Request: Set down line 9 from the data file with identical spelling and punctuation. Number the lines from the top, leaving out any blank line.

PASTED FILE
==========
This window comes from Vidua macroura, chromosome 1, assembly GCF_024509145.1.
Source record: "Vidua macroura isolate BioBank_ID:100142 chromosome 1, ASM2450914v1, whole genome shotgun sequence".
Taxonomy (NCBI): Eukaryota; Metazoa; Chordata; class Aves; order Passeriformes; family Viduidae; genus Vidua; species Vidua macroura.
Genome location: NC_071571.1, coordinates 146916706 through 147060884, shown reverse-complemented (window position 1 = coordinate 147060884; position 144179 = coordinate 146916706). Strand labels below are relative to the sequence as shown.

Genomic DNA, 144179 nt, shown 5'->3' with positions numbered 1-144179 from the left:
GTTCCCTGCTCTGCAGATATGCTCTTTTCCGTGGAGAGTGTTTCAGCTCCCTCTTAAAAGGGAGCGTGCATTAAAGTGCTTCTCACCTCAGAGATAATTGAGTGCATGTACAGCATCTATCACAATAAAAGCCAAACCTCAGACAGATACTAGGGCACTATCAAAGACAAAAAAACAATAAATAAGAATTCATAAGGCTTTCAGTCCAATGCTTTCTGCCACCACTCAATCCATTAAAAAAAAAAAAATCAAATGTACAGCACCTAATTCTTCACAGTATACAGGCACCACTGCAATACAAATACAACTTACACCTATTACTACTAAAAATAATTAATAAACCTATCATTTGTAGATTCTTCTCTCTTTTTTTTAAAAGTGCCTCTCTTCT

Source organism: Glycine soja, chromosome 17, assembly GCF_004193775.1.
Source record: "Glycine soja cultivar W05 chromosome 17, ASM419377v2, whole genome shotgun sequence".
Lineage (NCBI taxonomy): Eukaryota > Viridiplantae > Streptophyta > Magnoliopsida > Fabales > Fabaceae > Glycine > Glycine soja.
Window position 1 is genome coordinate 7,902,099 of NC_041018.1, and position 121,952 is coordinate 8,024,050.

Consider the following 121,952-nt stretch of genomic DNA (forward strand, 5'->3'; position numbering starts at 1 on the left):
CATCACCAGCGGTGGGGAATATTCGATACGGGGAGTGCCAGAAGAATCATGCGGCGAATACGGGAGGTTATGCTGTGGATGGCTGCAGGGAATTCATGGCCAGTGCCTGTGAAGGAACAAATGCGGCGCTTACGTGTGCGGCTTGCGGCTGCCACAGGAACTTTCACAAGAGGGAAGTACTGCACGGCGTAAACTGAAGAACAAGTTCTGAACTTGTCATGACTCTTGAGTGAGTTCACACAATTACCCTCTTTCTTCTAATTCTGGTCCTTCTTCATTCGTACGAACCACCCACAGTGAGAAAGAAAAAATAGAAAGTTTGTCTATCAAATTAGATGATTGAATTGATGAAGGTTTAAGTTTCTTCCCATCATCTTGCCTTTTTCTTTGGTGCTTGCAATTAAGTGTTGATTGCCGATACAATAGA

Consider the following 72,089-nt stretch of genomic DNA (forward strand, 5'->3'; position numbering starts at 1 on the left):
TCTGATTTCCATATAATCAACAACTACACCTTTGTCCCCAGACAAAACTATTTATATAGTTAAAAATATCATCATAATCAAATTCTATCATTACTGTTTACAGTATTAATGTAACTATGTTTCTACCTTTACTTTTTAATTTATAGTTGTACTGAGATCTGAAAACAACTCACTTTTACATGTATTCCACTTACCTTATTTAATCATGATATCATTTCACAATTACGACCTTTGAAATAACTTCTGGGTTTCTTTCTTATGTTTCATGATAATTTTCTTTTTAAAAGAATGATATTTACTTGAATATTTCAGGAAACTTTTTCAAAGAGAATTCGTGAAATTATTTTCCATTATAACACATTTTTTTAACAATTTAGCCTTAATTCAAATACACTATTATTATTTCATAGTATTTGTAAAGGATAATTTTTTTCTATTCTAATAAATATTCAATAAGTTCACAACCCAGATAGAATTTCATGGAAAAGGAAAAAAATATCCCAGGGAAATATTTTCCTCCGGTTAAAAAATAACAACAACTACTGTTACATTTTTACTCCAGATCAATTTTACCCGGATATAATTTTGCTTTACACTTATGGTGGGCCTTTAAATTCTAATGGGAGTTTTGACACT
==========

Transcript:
Lineage (NCBI taxonomy): Eukaryota > Viridiplantae > Streptophyta > Magnoliopsida > Fabales > Fabaceae > Glycine > Glycine soja.